Album: Ivan Neville

Scrape, Evangeline
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The Independent Culture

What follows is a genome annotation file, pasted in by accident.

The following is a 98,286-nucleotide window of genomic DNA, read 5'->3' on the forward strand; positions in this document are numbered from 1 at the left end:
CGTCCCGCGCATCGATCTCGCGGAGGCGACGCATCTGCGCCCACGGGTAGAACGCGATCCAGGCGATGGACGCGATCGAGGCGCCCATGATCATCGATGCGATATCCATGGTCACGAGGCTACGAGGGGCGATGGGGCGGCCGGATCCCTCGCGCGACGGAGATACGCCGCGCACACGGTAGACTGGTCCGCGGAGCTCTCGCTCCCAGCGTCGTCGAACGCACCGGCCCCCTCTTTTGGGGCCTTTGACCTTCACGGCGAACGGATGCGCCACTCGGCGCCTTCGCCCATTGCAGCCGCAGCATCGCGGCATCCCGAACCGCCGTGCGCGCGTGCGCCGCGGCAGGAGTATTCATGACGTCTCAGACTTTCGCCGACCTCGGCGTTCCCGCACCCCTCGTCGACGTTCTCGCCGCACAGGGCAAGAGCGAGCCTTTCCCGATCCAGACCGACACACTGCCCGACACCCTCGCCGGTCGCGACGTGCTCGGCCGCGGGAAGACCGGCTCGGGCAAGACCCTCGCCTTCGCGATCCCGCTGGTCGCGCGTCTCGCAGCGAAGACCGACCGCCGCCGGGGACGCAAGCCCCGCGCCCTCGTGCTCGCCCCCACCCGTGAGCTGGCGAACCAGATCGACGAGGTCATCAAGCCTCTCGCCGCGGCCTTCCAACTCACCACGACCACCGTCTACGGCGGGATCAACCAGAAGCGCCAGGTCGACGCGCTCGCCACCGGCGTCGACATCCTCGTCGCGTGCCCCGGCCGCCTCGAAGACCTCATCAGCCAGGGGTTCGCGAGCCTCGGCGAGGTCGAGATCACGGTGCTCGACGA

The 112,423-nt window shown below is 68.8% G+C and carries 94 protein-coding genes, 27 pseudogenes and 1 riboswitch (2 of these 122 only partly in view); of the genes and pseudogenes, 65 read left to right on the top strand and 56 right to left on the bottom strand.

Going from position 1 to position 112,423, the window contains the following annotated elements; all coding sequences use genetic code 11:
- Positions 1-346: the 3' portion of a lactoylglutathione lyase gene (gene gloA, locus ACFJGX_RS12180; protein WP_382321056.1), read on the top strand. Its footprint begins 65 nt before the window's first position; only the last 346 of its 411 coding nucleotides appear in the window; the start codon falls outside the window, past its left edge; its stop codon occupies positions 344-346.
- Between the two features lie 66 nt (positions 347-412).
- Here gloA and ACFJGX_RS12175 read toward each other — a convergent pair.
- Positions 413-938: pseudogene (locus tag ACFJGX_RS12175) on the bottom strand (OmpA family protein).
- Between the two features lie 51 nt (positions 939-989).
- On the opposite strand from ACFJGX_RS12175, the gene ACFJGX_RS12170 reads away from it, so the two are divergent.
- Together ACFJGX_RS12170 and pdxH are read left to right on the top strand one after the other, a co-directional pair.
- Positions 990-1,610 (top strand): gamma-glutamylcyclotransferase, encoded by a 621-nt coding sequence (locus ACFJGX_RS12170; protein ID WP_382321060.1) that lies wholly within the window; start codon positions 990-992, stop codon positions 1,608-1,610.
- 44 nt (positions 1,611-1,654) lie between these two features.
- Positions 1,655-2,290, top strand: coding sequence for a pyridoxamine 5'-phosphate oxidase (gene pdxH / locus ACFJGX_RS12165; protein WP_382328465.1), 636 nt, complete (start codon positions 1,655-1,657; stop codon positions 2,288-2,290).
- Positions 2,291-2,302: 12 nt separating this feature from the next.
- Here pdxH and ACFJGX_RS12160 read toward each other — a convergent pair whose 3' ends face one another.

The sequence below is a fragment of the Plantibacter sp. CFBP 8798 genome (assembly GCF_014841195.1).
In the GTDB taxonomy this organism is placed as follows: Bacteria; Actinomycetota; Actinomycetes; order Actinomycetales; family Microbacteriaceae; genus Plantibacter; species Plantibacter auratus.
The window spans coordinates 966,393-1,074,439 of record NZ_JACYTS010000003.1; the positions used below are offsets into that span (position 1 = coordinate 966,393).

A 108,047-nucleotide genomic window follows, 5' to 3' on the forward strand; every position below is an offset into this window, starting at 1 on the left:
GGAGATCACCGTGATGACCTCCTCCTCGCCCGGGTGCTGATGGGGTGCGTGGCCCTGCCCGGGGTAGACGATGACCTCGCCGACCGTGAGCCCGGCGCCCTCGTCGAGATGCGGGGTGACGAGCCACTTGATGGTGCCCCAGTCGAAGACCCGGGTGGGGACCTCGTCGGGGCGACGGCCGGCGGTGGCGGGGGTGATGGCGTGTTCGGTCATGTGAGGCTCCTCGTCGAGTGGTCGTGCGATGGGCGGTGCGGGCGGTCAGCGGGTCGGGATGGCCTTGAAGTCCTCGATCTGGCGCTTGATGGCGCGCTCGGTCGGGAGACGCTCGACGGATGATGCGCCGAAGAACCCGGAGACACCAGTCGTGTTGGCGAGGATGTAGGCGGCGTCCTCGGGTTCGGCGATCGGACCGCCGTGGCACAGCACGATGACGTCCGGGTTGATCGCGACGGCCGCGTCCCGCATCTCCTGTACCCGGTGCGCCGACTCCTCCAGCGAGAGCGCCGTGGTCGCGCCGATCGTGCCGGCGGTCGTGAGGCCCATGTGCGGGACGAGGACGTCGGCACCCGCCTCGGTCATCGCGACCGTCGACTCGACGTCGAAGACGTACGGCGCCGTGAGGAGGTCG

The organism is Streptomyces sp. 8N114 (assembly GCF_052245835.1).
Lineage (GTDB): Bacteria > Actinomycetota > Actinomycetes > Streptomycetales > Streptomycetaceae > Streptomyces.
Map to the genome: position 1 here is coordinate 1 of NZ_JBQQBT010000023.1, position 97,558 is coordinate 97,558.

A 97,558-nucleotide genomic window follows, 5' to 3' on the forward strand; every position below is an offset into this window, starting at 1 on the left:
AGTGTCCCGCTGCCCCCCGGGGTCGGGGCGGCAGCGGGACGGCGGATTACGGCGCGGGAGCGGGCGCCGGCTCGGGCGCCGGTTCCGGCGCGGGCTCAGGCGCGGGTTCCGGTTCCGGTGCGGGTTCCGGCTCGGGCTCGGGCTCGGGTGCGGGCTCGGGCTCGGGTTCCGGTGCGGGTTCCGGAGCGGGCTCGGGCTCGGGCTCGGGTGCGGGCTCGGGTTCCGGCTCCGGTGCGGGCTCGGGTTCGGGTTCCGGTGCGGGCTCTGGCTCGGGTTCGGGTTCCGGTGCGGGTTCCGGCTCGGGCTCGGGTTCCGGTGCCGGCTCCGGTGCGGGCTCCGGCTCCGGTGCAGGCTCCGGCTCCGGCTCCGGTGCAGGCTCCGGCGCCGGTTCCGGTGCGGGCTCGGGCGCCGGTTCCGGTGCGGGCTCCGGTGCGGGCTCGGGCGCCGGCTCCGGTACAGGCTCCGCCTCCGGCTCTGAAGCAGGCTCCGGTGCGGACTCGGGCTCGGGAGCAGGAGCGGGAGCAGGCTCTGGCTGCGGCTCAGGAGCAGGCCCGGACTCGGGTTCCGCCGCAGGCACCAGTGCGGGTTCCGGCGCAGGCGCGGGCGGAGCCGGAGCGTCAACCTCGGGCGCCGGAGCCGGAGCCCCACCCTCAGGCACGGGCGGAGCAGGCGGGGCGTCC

Ivan Neville's contacts book must be a wonder to behold, judging by the credits to his latest album. Augmenting his dad Aaron's old New Orleans R&B connections with new friends acquired as part of Keith Richards' band, Ivan has amassed a stellar line-up of funk, rock and blues accompanists, with the list of backing vocalists alone including Keef, Aaron, Bonnie Raitt, Bobby Womack, and the Was (Not Was) team of Sweet Pea Atkinson and Sir Harry Bowens. (Mercifully, executive producer Bruce Willis refrains from adding his talents to the pool of vocalists.) As you'd expect, the music is rooted in itchy New Orleans funk, with the title-track instrumental a direct homage to the skeletal groove style of The Meters, and tracks such as "What You Want From Me" and "Ugly Truth" built on abrupt rhythms that echo the distinctive style of Meters drummer "Zigaboo" Modeliste. Elsewhere, "Life's Been Good" is Sly-style funk, and "Dance For Free" a febrile funk jam featuring the clavinet of George Duke. With a couple of songs borrowing lines from Marvin Gaye, there's a Seventies retro-soul feel about Scrape, which is no bad thing. This music fits together like a 3D jigsaw, the complementary guitar styles of Keef, Waddy Wachtel, Robben Ford and Leo Nocentelli combining with an infectious charm, and Neville fronting the proceedings with aplomb.

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